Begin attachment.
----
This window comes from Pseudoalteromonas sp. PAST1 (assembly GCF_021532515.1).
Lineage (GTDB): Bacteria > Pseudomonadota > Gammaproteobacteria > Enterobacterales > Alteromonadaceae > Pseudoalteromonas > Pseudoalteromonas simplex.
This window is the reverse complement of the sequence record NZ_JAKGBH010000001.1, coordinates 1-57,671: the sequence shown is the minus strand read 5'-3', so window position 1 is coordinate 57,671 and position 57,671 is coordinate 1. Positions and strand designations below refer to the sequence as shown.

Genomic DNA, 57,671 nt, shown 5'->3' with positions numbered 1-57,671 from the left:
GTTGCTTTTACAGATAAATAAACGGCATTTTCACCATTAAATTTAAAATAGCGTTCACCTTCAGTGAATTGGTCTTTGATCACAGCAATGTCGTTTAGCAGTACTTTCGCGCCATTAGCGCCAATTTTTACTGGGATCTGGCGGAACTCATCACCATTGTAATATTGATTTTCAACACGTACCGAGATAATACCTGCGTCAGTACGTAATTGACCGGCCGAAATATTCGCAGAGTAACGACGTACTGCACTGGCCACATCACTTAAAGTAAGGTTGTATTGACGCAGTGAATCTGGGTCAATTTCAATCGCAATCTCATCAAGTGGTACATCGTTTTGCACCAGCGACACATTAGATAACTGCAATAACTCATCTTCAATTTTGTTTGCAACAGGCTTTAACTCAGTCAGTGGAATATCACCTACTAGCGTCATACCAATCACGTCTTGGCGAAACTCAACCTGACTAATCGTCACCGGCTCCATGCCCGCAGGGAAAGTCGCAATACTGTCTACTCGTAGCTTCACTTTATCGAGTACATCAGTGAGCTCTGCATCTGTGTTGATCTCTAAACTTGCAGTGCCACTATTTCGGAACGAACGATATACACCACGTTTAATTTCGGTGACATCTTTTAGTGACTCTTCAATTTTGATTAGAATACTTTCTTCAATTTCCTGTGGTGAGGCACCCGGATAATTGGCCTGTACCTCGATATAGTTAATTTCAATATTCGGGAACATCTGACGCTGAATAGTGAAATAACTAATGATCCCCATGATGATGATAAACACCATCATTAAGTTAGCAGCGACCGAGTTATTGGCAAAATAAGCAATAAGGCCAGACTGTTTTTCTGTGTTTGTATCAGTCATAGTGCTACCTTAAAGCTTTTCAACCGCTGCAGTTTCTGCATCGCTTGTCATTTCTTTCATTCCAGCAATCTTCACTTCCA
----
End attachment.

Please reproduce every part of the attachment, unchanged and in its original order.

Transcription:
This window comes from Pseudoalteromonas sp. PAST1 (assembly GCF_021532515.1).
Lineage (GTDB): Bacteria > Pseudomonadota > Gammaproteobacteria > Enterobacterales > Alteromonadaceae > Pseudoalteromonas > Pseudoalteromonas simplex.
This window is the reverse complement of the sequence record NZ_JAKGBH010000001.1, coordinates 1-57,671: the sequence shown is the minus strand read 5'-3', so window position 1 is coordinate 57,671 and position 57,671 is coordinate 1. Positions and strand designations below refer to the sequence as shown.

Genomic DNA, 57,671 nt, shown 5'->3' with positions numbered 1-57,671 from the left:
GTTGCTTTTACAGATAAATAAACGGCATTTTCACCATTAAATTTAAAATAGCGTTCACCTTCAGTGAATTGGTCTTTGATCACAGCAATGTCGTTTAGCAGTACTTTCGCGCCATTAGCGCCAATTTTTACTGGGATCTGGCGGAACTCATCACCATTGTAATATTGATTTTCAACACGTACCGAGATAATACCTGCGTCAGTACGTAATTGACCGGCCGAAATATTCGCAGAGTAACGACGTACTGCACTGGCCACATCACTTAAAGTAAGGTTGTATTGACGCAGTGAATCTGGGTCAATTTCAATCGCAATCTCATCAAGTGGTACATCGTTTTGCACCAGCGACACATTAGATAACTGCAATAACTCATCTTCAATTTTGTTTGCAACAGGCTTTAACTCAGTCAGTGGAATATCACCTACTAGCGTCATACCAATCACGTCTTGGCGAAACTCAACCTGACTAATCGTCACCGGCTCCATGCCCGCAGGGAAAGTCGCAATACTGTCTACTCGTAGCTTCACTTTATCGAGTACATCAGTGAGCTCTGCATCTGTGTTGATCTCTAAACTTGCAGTGCCACTATTTCGGAACGAACGATATACACCACGTTTAATTTCGGTGACATCTTTTAGTGACTCTTCAATTTTGATTAGAATACTTTCTTCAATTTCCTGTGGTGAGGCACCCGGATAATTGGCCTGTACCTCGATATAGTTAATTTCAATATTCGGGAACATCTGACGCTGAATAGTGAAATAACTAATGATCCCCATGATGATGATAAACACCATCATTAAGTTAGCAGCGACCGAGTTATTGGCAAAATAAGCAATAAGGCCAGACTGTTTTTCTGTGTTTGTATCAGTCATAGTGCTACCTTAAAGCTTTTCAACCGCTGCAGTTTCTGCATCGCTTGTCATTTCTTTCATTCCAGCAATCTTCACTTCCA